Colorado eyeing legislation to protect abortion providers post-Roe
Abortion remains legal in Colorado, but providers are still worried.
- Earlier this year, neighboring Oklahoma made providing an abortion punishable by up to 10 years in prison.
What to watch: Colorado reproductive rights advocates are prepared for what they call "a race to the bottom" with other states criminalizing abortion. The legal authority for interstate action is dubious, but state lawmakers aren't taking chances.
- "We are really entering an area of unknown risk," Jack Teter at Planned Parenthood of the Rocky Mountains told us recently.
State Rep. Meg Froelich (D-Englewood) tells Axios Denver that she's crafting legislation to provide assurances to abortion providers so they can't face persecution in other states where it's illegal.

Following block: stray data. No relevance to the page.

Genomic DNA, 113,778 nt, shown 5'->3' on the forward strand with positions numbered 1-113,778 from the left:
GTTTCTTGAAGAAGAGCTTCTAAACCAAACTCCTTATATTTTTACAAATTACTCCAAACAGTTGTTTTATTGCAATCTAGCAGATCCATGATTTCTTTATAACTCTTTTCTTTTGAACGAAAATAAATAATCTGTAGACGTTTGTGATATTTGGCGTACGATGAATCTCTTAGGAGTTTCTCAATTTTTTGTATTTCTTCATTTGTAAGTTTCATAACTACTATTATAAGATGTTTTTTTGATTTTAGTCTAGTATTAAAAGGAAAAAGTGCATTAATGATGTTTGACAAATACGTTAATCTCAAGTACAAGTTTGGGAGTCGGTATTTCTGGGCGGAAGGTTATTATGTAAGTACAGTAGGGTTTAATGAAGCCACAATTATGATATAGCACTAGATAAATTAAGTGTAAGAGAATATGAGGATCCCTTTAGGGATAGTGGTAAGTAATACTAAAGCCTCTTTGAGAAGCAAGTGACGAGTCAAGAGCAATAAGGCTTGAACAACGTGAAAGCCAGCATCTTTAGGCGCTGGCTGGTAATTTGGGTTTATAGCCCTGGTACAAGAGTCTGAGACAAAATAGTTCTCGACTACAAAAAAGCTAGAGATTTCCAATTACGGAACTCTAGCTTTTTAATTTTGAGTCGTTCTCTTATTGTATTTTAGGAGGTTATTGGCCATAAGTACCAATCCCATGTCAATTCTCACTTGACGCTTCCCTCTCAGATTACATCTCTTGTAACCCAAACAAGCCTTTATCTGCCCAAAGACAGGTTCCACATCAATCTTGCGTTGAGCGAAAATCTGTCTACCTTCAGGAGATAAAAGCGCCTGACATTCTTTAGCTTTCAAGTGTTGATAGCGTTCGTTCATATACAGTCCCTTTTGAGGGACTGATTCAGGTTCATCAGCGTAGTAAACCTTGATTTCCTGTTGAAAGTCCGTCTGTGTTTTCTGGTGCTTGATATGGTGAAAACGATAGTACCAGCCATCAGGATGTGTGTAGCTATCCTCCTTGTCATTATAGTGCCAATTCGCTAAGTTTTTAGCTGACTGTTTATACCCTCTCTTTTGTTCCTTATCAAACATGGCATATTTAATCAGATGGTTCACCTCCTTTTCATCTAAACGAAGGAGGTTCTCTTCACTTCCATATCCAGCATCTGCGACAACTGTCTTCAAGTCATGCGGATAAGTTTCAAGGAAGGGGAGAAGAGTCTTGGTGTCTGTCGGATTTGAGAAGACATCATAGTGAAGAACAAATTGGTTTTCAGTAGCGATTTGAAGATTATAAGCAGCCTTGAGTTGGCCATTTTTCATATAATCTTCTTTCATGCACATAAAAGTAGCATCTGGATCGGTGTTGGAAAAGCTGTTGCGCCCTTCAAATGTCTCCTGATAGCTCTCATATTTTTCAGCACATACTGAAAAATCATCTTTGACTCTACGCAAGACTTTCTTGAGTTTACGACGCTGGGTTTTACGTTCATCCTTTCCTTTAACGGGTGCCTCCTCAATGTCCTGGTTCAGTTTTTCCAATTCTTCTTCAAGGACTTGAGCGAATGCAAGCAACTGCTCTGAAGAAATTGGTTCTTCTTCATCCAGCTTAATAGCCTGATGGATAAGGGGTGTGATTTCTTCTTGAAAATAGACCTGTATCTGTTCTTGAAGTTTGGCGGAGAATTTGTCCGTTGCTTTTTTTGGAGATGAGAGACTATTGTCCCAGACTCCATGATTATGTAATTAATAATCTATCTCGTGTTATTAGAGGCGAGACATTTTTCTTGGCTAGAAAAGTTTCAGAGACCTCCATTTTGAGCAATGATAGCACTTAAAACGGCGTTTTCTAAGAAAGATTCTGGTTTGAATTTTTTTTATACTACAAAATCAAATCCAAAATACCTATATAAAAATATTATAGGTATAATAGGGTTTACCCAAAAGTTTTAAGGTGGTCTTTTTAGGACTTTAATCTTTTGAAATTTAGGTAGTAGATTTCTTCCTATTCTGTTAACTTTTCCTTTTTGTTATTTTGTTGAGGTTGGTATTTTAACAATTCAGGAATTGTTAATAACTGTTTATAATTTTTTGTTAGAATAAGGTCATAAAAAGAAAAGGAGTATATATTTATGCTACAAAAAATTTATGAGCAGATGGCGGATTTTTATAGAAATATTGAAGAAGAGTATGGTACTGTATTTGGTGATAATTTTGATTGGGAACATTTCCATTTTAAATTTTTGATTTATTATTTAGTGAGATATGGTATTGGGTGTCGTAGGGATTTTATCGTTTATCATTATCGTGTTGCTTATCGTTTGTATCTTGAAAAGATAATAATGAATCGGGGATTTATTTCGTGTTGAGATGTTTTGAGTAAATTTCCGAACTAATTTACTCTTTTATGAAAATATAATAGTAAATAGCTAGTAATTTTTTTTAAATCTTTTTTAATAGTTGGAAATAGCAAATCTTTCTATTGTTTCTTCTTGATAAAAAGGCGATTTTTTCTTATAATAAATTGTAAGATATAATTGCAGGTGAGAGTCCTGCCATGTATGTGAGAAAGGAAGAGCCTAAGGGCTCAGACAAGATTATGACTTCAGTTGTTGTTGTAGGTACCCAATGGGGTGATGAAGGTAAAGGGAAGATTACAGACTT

- The legislation — expected to debut when lawmakers return to the Capitol in January — would also protect those who assist women in getting abortions, whether by providing a ride or financial assistance.
- Other language would put into law elements of Gov. Jared Polis' recent executive order that added protections for providers' licenses.
What they're saying: "It's scary to me to look at some of the states where it is illegal or where it's going to be very restricted and look at what they're trying to do to providers in terms of imposing penalties that are financial or ... going to prison, losing your license," Kelly Peters, Boulder Valley Women's Health Center's medical director, told Denver7.
- Three law professors who supported the legislation — David Cohen, Greer Donley and Rachel Rebouché — testified that the new measure acknowledges "the very real threat that other states pose" when it comes to providing abortions.
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